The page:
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The 'Bond King' Leaves His $2 Trillion Kingdom

Bill Gross
Bill Gross

Heavy drama played out this week — and not just on Shonda Rhimes' TV shows.

The bond-investing world was roiled by news that Bill Gross — the man known as "The Bond King" — has abruptly left the huge investment firm he founded in 1971. The departure left a lot of people scratching their heads on Wall Street.

"The natural question is: What's going on at PIMCO?" said David Kotok, chief investment officer at Cumberland Advisors. "There's all kinds of speculation" about why Gross left.

"And the answer is, it's speculation — and so we don't know," Kotok said.

Legendary bond investor Gross built Pacific Investment Management Co., or PIMCO, into a $2 trillion powerhouse. A unit of the German insurer Allianz SE, the company operates the largest bond mutual fund in the world. Over the decades, millions of retirees with pension funds have had some portion of their money under Gross' care.

For years, Gross has been described by many as a hard-driving boss.

Still, the firm maintained a good image under the leadership of Gross, 70, and his high-profile investing partner Mohamed El-Erian, 56. Earlier this year, El-Erian abruptly left PIMCO.

And earlier this week, the Wall Street Journal reported that the Securities and Exchange Commission is investigating a PIMCO fund for allegedly artificially inflating returns.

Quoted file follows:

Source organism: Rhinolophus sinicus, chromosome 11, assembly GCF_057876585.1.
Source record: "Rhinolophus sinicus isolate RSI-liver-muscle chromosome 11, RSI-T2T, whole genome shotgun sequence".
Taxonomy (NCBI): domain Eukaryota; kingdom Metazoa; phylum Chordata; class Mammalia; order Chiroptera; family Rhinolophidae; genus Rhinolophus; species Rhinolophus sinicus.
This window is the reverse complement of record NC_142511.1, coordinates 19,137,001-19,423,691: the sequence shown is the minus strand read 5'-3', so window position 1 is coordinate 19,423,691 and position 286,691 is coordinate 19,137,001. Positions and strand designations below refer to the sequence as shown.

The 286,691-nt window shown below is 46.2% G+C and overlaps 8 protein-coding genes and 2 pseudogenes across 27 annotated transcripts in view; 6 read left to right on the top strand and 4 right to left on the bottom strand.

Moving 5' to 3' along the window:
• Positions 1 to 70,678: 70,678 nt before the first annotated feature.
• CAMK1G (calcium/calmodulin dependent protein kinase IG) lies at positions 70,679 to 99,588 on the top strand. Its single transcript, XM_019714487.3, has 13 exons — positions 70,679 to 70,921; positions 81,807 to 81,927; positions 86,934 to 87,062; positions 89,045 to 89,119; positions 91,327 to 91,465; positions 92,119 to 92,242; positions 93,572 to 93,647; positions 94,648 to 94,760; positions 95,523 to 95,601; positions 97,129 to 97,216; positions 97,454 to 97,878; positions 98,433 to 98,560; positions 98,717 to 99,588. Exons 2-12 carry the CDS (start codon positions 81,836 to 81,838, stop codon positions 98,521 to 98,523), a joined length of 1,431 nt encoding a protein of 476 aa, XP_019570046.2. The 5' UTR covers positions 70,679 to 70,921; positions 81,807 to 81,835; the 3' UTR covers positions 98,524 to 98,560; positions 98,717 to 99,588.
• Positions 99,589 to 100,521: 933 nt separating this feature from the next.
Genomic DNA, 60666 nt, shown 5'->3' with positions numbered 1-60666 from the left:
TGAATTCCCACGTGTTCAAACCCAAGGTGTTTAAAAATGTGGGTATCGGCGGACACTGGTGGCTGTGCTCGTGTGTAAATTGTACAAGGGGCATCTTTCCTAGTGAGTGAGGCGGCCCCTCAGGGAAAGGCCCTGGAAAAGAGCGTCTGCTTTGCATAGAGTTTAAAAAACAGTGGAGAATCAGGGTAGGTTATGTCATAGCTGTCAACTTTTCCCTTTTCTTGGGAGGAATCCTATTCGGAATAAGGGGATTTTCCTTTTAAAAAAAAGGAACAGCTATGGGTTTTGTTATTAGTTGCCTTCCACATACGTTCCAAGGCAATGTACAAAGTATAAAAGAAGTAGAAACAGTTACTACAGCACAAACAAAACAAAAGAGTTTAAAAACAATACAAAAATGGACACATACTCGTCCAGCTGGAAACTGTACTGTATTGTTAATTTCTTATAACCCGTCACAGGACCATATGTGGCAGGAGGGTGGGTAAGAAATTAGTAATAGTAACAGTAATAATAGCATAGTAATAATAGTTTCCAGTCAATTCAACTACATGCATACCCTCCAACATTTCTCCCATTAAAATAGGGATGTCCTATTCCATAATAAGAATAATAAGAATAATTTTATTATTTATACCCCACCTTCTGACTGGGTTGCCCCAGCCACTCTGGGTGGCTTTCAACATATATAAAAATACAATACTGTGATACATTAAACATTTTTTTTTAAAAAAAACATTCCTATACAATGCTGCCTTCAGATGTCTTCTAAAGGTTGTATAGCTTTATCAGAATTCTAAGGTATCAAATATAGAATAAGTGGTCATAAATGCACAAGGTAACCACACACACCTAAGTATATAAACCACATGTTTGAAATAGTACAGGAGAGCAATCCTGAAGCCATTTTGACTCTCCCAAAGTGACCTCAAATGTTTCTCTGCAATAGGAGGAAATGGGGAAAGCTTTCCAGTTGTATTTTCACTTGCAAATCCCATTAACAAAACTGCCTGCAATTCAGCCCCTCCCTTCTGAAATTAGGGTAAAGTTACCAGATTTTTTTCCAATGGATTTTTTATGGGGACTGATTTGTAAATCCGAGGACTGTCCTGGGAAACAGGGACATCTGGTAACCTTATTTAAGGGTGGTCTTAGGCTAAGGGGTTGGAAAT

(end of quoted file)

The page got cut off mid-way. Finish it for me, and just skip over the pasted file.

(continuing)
A number of unnamed sources have told various news outlets that Gross' behavior had become erratic, leading to clashes with other employees. A source familiar with the situation tells NPR that PIMCO was about to fire Gross if he didn't step down.

Gross has not yet given his version of events and was not available for interviews.

In a statement, PIMCO CEO Douglas Hodge said he was grateful for Gross' contributions but added that "over the course of this year, it became increasingly clear that the firm's leadership and Bill have fundamental differences about how to take PIMCO forward."

But Gross is not retiring. He will now be managing a bond fund at Janus Capital Group. That company's CEO, Dick Weil, issued a statement saying: " We are extremely proud to welcome Bill Gross, an investment industry icon, to Janus."

Shonda Rhimes has not commented on the intrigue.

Copyright 2021 NPR. To see more, visit

NPR correspondent Chris Arnold is based in Boston. His reports are heard regularly on NPR's award-winning newsmagazines Morning Edition, All Things Considered, and Weekend Edition. He joined NPR in 1996 and was based in San Francisco before moving to Boston in 2001.
Marilyn Geewax is a contributor to NPR.

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